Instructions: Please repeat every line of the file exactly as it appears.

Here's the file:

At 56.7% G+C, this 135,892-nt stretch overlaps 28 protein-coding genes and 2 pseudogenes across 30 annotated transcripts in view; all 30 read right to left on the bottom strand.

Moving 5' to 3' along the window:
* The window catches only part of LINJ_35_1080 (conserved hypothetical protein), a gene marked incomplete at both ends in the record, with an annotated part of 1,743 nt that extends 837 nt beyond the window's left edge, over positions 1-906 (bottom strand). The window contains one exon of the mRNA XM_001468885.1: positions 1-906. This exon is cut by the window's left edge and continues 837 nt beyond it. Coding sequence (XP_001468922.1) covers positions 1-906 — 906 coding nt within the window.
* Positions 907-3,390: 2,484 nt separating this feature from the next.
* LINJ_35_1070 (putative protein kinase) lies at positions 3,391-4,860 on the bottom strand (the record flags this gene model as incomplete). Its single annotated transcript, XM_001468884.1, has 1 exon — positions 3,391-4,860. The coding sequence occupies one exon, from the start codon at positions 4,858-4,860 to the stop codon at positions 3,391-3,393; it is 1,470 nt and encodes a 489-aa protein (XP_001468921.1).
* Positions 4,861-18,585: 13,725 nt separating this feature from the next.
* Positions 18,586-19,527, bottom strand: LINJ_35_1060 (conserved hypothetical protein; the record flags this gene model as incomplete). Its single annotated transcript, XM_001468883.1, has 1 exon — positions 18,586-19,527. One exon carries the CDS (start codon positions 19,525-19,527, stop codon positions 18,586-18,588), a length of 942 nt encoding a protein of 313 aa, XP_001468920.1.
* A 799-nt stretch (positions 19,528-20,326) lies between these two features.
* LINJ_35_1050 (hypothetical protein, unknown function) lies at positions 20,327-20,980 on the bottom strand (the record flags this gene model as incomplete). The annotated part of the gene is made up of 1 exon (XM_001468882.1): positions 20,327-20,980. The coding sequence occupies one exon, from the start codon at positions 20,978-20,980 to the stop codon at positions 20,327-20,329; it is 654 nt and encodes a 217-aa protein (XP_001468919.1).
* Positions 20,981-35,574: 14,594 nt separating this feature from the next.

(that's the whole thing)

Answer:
At 56.7% G+C, this 135,892-nt stretch overlaps 28 protein-coding genes and 2 pseudogenes across 30 annotated transcripts in view; all 30 read right to left on the bottom strand.

Moving 5' to 3' along the window:
* The window catches only part of LINJ_35_1080 (conserved hypothetical protein), a gene marked incomplete at both ends in the record, with an annotated part of 1,743 nt that extends 837 nt beyond the window's left edge, over positions 1-906 (bottom strand). The window contains one exon of the mRNA XM_001468885.1: positions 1-906. This exon is cut by the window's left edge and continues 837 nt beyond it. Coding sequence (XP_001468922.1) covers positions 1-906 — 906 coding nt within the window.
* Positions 907-3,390: 2,484 nt separating this feature from the next.
* LINJ_35_1070 (putative protein kinase) lies at positions 3,391-4,860 on the bottom strand (the record flags this gene model as incomplete). Its single annotated transcript, XM_001468884.1, has 1 exon — positions 3,391-4,860. The coding sequence occupies one exon, from the start codon at positions 4,858-4,860 to the stop codon at positions 3,391-3,393; it is 1,470 nt and encodes a 489-aa protein (XP_001468921.1).
* Positions 4,861-18,585: 13,725 nt separating this feature from the next.
* Positions 18,586-19,527, bottom strand: LINJ_35_1060 (conserved hypothetical protein; the record flags this gene model as incomplete). Its single annotated transcript, XM_001468883.1, has 1 exon — positions 18,586-19,527. One exon carries the CDS (start codon positions 19,525-19,527, stop codon positions 18,586-18,588), a length of 942 nt encoding a protein of 313 aa, XP_001468920.1.
* A 799-nt stretch (positions 19,528-20,326) lies between these two features.
* LINJ_35_1050 (hypothetical protein, unknown function) lies at positions 20,327-20,980 on the bottom strand (the record flags this gene model as incomplete). The annotated part of the gene is made up of 1 exon (XM_001468882.1): positions 20,327-20,980. The coding sequence occupies one exon, from the start codon at positions 20,978-20,980 to the stop codon at positions 20,327-20,329; it is 654 nt and encodes a 217-aa protein (XP_001468919.1).
* Positions 20,981-35,574: 14,594 nt separating this feature from the next.